Windsor and Maidenhead's local plan has been slammed by legal representatives, who have described it as, among many things, both 'not lawful' and 'the very antithesis of open government and of democratic accountability'.

The criticisms, submitted to the council's website last week by representors, are in relation to an ongoing examining that the plan has to go through.

Among the list of criticisms is a claim that the council breached its duty to cooperate multiple times and that the plan was produced before any evidence was sought to identify a viable local plan strategy.

The new criticisms can be seen in four separate representors' documents on the council's website, two of which are filed by Woolf Bond planning consultants that state: "The Local Plan process is not one whereby a local planning authority can produce a draft plan absent a robust evidence base, consult upon that plan and then subsequently produce an evidence base to support the draft plan.

"The whole basis of the plan led system is that the evidence base is to be produced first to enable decision taking to identify the most appropriate strategy on the basis of the best available evidence.

"In Windsor and Maidenhead, however, this does not appear to be understood.

"Members took decisions on soundness based upon assertion alone and without evidence. Subsequently, officers have bene [sic] left to scrabble around trying to find a ex post facto rationale to support the decisions already taken. That is not appropriate. It is not lawful."

Further submissions made on behalf of a group of 13 local organisations stated: "It is clear that the plan as submitted is fundamentally defective. The defects include multiple breaches of the duty to cooperate. Cooperation should have occurred before the plan was submitted for examination. Failure to comply with this duty cannot now be rectified."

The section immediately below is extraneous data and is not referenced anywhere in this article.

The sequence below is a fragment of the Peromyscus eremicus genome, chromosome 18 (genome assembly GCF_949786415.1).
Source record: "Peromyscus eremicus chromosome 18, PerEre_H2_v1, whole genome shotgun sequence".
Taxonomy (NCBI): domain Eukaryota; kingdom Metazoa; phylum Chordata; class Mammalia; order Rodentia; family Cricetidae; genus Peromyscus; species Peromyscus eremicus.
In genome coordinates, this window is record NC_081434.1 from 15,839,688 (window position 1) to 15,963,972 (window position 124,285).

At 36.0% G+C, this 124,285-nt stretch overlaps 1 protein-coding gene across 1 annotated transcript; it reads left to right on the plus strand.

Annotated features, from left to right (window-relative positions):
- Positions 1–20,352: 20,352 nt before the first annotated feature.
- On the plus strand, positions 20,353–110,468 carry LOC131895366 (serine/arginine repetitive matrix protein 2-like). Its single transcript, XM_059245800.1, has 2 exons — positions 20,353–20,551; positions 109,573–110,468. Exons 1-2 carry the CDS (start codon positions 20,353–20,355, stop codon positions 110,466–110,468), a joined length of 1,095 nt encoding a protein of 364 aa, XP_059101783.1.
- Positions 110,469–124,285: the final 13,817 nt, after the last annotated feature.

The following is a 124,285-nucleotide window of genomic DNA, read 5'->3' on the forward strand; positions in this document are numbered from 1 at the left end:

A spokesperson for the group of 13 local organisations, also known as RRAG(RBWM Residents Action Group) said:"As a group of 13 local organisations, we took further advice from leading QC John Hobson of Landmark Chambers on the Inspector’s question.

"His advice, submitted in writing to the Inspector, states that it remains his view that the Council has failed in its Duty to Cooperate with neighbouring authorities and other statutory bodies such as the Environment Agency and that the Local Plan they have submitted for Examination is therefore unsound.

"The Plan also relies on Sustainability Appraisals which were defective as they failed to consider suitable alternatives to the Green Belt sites put forward in the Plan.

We hope that this examination will be halted as soon as possible and the Council asked to start work on preparing a brand new Local Plan.

"We need new homes and specially affordable homes; we also need to safeguard employment; and we need roads and schools and all the other infrastructure needed to meet the demands of a larger population.

"A new plan should deliver all this but it must be based on robust evidence and take into account the views and aspirations of local communities. Is this really too much to ask for?"

Additionally, Woolf Bond has accused the council of causing prejudice to people they represent who are affected by the local plan by not disclosing important materials, before recommending that the examination process be terminated.

Their documents stated: "The approach adopted by the Council is one that has caused and continues to cause very real prejudice to Ms Thomas and Ms McElhinney who are unable to engage with the material relied upon to remove the employment site allocation from their land since that material has not and will not be disclosed.

"This is the very antithesis of the basis of proper planning, it is the very antithesis of open government and it is the very antithesis of democratic accountability.

"By its actions the council leaves you with no option but to terminate the Examination process now."

A spokesman from the Royal Borough of Windsor & Maidenhead responded to the criticism and said: “The council does not accept the legal submissions made by the parties and will be responding to the Inspector in due course.”